As you read this, the next chapter in the story of Crypto is unfolding: it’s all about decentralized autonomous organizations (DAOs) and the real-world benefits they offer financial institutions and organizations. As the worlds of decentralized finance (DeFi), non-fungible tokens (NFTs) and GameFi continue to grow and evolve at a breakneck pace, DAOs also offer unique solutions to their smart contract-powered cousins.
The last few months have seen some DAOs enter the public consciousness and dominate headlines with some audacious maneuvers (some call publicity stunts). These include raising millions of dollars on a failed auction for an original version of the U.S. Constitution, trying to bring Blockbuster back to life and SpiceDAO apparently buying a copy of the book Dune in order to gain copyright (that’s not how it works).
Despite these missteps, DAOs are set to revolutionize the investment space as they offer several advantages over their traditional centralized business equivalents. We will see it continue to gain traction this decade as the worlds of DeFi and TradFi continue to merge and learn from each other.
What is a DAO?
A decentralized autonomous organization (DAO) is an open-source blockchain protocol that, as its name suggests, is created to facilitate decentralized and automated decision-making in an organization. It usually meets some basic criteria, including:
- It is controlled by specific rules,
- It is created by its elected members,
- It automatically performs certain actions under specific conditions,
- It doesn’t require the help of any intermediaries.
How do DAOs work?
DAOs are built on open-source blockchains, meaning all information related to them can be viewed by the public. They are collectively owned and managed by their members, and all decisions are made via proposals that get voted on during specified time periods. The direct democracy component is both an asset and a liability, as it has the potential to paralyze the pace of action if not managed well.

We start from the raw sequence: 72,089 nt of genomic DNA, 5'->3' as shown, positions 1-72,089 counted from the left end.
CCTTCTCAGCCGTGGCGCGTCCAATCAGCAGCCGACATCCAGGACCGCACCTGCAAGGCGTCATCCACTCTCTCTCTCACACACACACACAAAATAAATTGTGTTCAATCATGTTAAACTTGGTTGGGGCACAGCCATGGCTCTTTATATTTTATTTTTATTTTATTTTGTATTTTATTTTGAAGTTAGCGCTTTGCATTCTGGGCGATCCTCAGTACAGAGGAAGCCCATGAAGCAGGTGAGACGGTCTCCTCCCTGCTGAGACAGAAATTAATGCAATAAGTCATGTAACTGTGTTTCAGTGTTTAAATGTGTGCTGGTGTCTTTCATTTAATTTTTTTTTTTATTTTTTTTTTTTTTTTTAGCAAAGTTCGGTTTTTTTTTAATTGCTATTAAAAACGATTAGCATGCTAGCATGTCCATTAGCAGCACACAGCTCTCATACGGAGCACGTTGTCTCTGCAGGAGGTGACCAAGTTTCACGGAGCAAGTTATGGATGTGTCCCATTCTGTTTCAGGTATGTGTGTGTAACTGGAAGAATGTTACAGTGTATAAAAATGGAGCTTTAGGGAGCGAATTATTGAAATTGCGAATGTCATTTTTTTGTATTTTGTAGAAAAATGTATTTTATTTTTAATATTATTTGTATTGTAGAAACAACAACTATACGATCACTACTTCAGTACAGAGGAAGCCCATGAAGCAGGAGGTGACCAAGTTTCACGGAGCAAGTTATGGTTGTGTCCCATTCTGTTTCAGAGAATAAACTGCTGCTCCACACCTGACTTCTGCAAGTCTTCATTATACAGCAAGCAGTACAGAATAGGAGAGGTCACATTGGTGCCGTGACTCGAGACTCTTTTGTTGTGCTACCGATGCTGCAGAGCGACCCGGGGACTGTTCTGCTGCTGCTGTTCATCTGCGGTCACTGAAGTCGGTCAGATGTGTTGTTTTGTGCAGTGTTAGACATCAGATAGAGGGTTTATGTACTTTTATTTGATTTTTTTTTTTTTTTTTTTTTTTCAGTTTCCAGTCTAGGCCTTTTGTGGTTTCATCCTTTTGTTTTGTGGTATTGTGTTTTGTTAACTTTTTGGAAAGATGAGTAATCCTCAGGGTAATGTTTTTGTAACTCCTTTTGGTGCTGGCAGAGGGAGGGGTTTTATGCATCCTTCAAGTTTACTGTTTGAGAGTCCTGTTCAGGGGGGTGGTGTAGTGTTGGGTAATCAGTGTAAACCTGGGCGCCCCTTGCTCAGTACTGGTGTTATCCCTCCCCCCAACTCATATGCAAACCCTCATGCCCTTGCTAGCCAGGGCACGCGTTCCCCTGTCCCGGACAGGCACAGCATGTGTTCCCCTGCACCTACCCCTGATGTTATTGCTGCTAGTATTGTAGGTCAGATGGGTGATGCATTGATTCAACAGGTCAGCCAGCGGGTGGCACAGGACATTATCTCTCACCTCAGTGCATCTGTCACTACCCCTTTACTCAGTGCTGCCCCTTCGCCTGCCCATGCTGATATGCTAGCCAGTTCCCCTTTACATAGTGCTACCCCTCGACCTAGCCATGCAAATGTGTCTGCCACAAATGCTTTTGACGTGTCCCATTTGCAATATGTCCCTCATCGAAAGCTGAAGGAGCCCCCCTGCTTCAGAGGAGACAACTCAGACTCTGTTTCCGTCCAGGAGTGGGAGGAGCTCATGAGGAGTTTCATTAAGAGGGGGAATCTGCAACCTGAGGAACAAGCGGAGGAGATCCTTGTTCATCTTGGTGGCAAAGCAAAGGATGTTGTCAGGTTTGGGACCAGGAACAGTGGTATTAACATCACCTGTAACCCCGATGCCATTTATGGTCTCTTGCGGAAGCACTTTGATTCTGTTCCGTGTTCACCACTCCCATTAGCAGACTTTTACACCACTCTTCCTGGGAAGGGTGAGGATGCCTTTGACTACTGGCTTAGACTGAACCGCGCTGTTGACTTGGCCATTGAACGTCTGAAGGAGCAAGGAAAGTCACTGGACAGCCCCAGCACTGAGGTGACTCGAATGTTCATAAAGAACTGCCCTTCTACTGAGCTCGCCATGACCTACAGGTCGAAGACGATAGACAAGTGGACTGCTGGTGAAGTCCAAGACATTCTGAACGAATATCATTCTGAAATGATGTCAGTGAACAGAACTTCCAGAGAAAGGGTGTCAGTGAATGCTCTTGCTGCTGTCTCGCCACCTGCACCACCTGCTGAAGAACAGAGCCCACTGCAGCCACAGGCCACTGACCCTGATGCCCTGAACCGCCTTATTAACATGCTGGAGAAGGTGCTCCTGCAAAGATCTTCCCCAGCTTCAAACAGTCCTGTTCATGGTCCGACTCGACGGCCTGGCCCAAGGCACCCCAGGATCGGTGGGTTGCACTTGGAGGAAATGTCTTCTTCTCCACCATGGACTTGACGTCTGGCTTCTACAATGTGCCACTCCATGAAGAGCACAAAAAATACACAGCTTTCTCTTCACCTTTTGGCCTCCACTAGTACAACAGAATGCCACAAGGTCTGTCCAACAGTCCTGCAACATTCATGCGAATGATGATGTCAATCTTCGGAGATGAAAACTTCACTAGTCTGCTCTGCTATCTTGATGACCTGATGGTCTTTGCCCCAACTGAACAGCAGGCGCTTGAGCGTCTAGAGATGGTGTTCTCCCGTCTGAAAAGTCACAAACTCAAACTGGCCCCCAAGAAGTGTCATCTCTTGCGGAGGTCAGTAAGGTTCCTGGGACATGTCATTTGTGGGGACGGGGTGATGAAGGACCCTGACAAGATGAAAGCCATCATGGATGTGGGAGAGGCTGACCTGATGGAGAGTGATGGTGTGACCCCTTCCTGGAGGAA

DAO decision making
The rules that govern the DAO are encoded into the blockchain, and they cannot be changed once the organization is up and running except by a membership vote. Votes are weighted depending on capital contributions, ownership balances, and holdings of the native token.
This is all made possible by smart contract technology. Smart contracts allow for the automation of transactions and the disintermediation of decision-making, thereby increasing productivity in many different fields, from finance and commerce to art and the creative industries.
With DeFi and NFTs, smart contracts are used to replace third parties in transactions, including those related to lending and investing. However, with DAOs, the chain is used to transfer some or all of the decision-making power from a centralized authority to the organization’s members, with rules and guidelines encoded into the blockchain. Smart contracts are birthing a world where many organizations will be able to coordinate online in a trustless environment, relying solely on software.
Types of DAOs
Most DAOs can be divided into one of 3 categories: Protocol DAOs, Investor DAOs or Community DAOs
Protocol DAOs (such as Uniswap and Compound) are created by communities that propose and vote on rules to govern their DAO. Votes are weighted based on the number of governance tokens held by each participant.
Investor DAOs (like Flamingo and PleasrDAO) act like a crowdfund of sorts where each contributor purchases the specific DAO’s governance token or native asset with other crypto in order to gain voting rights.
Finally, Community DAOs like Friends With Benefits normally start with no express purpose but a social element that connects all the members. Over time as they get better organized, the community eventually adopts a DAO in order to democratize the governance process.
What Benefits Do DAOs Offer Institutions and Crypto Projects To Function Better?